The movie 'Black Swan’ follows the story of Nina, a ballerina in a New York City ballet company whose life is completely consumed with dance. She lives with her retired ballerina mother Erica, who lives vicariously through Nina and zealously supports her daughter’s professional ambition. Nina is selected by the artistic director, Thomas Leroy, as prima ballerina for the opening production of the new season, Swan Lake. Nina has competition in a new dancer, Lily, who impresses Leroy as well. Swan Lake requires a dancer who can play both the White Swan with innocence and grace, and the Black Swan, who represents guile and sensuality. Nina fits the White Swan role perfectly but Lily is the personification of the Black Swan. As they expand their rivalry into a contorted friendship, Nina begins to get more in touch with her dark side with a recklessness that threatens to destroy her. This causes her to enter a downward spiral of hallucinations and anxiety disorders. The Black Swan thus cuts deep into the psychology of Nina. This essay seeks to apply several psychological themes to the movie and discusses how: dream theory based on an explicit dream, how colours, specifically white and black, affect Nina’s behaviour, how the dancer brain functions in executing dance routines, and the increasingly abnormal psychology she exhibits as the movie progresses.
In the ballet, Swan Lake, the antagonist black swan seduces the prince from the white swan. Thus, the role of the evil black swan requires the dancer to exhibit sensuality and seductiveness, foreign concepts to Nina who was raised in a conservative family. Despite Thomas’s (the company director) sexual advances upon her as a means for her to unlock her sexual inhibitions, Nina ultimately resists and is unable to ‘lose herself’.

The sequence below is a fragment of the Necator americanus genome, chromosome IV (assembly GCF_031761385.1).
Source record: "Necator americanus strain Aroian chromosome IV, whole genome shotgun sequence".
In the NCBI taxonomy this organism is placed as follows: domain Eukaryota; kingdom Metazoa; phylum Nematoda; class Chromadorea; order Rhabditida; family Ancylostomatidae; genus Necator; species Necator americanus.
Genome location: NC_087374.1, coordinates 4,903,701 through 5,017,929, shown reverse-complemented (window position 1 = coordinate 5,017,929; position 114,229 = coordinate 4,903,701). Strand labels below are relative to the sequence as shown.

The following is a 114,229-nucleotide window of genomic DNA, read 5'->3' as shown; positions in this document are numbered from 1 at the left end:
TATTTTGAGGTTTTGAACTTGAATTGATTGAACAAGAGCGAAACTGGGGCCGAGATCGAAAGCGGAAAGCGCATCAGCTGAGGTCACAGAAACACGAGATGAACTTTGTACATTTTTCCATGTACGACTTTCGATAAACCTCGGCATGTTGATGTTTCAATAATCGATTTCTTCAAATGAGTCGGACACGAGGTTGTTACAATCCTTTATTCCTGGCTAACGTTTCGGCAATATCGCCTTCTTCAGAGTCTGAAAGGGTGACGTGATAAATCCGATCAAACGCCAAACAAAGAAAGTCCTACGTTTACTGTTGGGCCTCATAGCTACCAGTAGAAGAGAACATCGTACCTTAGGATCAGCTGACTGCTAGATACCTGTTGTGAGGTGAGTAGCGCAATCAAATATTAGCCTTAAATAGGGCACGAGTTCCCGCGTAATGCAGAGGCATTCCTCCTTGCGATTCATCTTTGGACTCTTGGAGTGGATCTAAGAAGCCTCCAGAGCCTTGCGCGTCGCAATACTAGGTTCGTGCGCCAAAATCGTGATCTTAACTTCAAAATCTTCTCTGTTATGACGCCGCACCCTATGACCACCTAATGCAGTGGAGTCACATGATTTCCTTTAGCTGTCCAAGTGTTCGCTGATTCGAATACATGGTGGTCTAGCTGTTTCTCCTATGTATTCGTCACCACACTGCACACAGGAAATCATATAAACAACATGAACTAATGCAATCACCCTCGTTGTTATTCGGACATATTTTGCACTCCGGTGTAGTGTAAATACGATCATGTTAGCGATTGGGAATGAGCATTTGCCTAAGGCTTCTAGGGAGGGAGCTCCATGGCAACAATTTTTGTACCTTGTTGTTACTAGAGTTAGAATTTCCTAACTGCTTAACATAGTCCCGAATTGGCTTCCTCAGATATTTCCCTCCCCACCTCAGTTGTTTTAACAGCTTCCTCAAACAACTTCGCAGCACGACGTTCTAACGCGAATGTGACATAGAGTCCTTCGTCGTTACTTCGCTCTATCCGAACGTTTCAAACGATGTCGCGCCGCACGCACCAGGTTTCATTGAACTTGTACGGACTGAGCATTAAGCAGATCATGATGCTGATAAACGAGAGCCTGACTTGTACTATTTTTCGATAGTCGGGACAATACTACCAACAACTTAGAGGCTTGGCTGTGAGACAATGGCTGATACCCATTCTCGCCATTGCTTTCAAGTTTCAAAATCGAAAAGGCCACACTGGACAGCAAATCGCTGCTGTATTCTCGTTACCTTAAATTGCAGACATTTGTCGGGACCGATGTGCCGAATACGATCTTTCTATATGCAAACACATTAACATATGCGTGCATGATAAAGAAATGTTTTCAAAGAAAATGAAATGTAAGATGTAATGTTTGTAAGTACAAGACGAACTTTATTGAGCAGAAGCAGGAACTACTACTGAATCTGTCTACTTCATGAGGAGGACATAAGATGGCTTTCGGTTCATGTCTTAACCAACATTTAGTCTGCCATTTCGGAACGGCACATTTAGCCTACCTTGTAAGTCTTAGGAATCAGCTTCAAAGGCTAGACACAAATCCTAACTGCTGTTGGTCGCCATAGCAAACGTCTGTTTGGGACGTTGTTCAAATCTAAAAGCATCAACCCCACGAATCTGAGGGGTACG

In one part of the movie, Nina is seen having a ‘dream’ of Lily and her where the two are engaging in sexual activity. They start kissing passionately and move over to Nina’s bed where Lily performs sexual acts on her, all the while being submissive.
In the “wish fulfillment” theory of dreams (Freud, 1900), Sigmund Freud believed that the main reason for dreaming was due to wish fulfillment where people dreamed in order to fulfill unconscious urges and unmet needs. Taking this at surface level, Nina’s ultimate wish is to become better as the black swan. However, one obstacle is her inability to reach her dark side, which can be aided through sexually liberating herself. Nina’s dream unlocks this side of her which would certainly not have happened in real life based on her conservative upbringing. Freud breaks down dream content to manifest and latent content.
The manifest content is what the dream depicts superficially and is what one would be able to explain to a friend consciously after waking up from the dream. In this case, this refers to Lily performing the sexual acts on Nina. This is often nonsensical and bizarre, which to Nina would be the case. The latent content holds the true meaning of the dream – one’s forbidden thoughts and unconscious desires. Despite putting up a strong conservative front, evidenced by her resistance to Thomas’ sexual advances, unconsciously (or at least subconsciously) she feels the need and desire to “lose herself” (as Tomas advises her to). This is coupled with Nina’s frustrations at not being able to sexually liberate herself. Freud believed that the latent content of dreams is “suppressed and hidden by the subconscious mind in order to protect the individual from thoughts and feelings that are hard to cope with”. In the manifest dream, that Nina is the submissive party could be a way to suppress her desire to be sexually aggressive or liberated by still portraying that vulnerable image that she has. The sexual content in Nina’s dreams about sex also supports Freud’s preoccupation with sexual content in dreams and his assertion that sex is the root cause of what occurs in dreams, in The...
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